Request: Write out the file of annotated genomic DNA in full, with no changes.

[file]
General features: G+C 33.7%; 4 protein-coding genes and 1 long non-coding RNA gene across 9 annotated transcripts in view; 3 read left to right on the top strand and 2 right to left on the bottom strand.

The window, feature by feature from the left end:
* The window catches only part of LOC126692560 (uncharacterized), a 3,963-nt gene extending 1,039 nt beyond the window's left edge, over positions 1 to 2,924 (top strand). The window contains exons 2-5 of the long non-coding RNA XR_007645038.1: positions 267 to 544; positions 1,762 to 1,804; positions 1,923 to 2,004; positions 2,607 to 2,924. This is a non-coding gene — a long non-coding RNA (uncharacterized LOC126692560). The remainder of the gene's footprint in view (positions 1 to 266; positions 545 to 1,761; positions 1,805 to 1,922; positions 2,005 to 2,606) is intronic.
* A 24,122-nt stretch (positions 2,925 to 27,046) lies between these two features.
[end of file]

General features: G+C 33.7%; 4 protein-coding genes and 1 long non-coding RNA gene across 9 annotated transcripts in view; 3 read left to right on the top strand and 2 right to left on the bottom strand.

The window, feature by feature from the left end:
* The window catches only part of LOC126692560 (uncharacterized), a 3,963-nt gene extending 1,039 nt beyond the window's left edge, over positions 1 to 2,924 (top strand). The window contains exons 2-5 of the long non-coding RNA XR_007645038.1: positions 267 to 544; positions 1,762 to 1,804; positions 1,923 to 2,004; positions 2,607 to 2,924. This is a non-coding gene — a long non-coding RNA (uncharacterized LOC126692560). The remainder of the gene's footprint in view (positions 1 to 266; positions 545 to 1,761; positions 1,805 to 1,922; positions 2,005 to 2,606) is intronic.
* A 24,122-nt stretch (positions 2,925 to 27,046) lies between these two features.